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Progress Toward Elimination of Haemophilus influenzae Type b Disease Among Infants and Children—United States, 1987-1995

JAMA. 1996;276(19):1542-1544. doi:10.1001/jama.1996.03540190014006.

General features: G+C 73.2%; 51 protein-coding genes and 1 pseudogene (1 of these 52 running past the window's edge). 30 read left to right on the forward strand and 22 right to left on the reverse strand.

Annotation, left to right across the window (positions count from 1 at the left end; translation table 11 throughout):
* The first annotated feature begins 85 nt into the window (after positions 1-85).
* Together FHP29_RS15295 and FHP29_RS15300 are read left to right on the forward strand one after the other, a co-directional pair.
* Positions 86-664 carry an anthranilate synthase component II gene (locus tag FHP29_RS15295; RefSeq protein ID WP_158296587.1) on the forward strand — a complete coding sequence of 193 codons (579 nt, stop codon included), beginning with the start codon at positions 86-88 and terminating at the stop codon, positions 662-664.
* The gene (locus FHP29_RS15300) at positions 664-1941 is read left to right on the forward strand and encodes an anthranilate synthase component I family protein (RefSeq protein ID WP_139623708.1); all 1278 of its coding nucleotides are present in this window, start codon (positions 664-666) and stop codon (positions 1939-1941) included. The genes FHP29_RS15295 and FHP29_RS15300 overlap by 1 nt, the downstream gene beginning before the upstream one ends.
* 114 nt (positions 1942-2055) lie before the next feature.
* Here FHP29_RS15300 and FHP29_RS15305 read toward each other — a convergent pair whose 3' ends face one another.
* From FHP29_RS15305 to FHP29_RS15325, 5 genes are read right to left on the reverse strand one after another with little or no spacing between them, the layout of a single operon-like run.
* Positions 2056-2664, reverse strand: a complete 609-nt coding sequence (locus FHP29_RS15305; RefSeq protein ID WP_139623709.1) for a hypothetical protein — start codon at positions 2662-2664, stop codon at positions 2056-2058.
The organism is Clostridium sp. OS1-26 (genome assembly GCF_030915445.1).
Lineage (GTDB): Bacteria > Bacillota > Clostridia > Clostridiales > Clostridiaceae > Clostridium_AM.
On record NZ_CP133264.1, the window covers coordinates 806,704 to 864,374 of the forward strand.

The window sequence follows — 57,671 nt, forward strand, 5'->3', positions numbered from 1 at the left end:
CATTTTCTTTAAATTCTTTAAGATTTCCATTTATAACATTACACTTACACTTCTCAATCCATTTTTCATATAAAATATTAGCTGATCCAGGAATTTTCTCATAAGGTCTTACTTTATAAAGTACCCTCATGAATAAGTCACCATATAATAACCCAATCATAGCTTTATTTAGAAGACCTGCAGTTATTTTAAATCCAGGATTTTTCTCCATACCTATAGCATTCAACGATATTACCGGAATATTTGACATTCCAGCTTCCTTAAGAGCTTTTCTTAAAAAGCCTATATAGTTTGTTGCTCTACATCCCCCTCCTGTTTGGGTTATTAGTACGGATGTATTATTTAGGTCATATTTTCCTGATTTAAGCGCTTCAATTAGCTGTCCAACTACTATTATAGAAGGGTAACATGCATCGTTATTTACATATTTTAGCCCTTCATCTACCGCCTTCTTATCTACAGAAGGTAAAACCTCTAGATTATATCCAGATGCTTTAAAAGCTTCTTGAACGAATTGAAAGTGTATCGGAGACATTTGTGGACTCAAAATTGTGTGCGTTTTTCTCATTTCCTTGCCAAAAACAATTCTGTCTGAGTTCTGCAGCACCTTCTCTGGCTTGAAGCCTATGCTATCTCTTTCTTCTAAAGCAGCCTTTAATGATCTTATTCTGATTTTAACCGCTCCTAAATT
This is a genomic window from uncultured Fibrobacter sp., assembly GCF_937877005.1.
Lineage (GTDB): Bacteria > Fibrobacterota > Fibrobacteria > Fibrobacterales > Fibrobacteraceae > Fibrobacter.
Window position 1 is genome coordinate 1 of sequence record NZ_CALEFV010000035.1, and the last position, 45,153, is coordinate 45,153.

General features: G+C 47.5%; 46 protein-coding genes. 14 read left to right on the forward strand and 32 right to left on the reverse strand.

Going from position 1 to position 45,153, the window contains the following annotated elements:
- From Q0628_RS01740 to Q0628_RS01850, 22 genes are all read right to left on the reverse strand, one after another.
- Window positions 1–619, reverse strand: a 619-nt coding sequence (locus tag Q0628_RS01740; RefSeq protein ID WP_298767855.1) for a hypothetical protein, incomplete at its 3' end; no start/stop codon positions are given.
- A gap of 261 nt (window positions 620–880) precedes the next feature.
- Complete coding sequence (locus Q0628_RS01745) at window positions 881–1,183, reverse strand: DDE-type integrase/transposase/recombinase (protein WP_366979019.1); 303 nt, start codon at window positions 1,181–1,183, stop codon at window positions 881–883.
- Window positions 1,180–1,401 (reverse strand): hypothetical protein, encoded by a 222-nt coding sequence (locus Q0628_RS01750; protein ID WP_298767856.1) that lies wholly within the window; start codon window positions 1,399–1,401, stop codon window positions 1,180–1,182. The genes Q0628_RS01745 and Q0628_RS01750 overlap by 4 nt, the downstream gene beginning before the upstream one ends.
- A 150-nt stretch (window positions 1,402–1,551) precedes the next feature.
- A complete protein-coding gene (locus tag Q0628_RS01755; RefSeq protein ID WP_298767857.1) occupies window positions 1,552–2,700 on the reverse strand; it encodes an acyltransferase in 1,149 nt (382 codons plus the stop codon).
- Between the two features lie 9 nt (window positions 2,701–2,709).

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BEFORE effective vaccines were available, Haemophilus influenzae type b (Hib) was the most common cause of bacterial meningitis among children in the United States, and an estimated one of 200 children aged <5 years developed invasive Hib disease.1-4 From December 1987—when Hib conjugate vaccines were introduced—through 1994, the incidence of invasive Hib disease declined 95% among children aged <5 years.4,5 Eliminating invasive Hib disease among children aged <5 years by 1996 is a goal of the Childhood Immunization Initiative (CII).6 This report summarizes data about trends in invasive H. influenzae (Hi) disease during 1987-1995 from three separate surveillance systems (CDC's National Notifiable Diseases Surveillance System [NNDSS]; the National Bacterial Meningitis and Bacteremia Reporting System [NBMBRS]; and an active, multistate, laboratory-based surveillance system). The findings underscore the need for age-appropriate vaccination of infants and for complete investigation and reporting of cases


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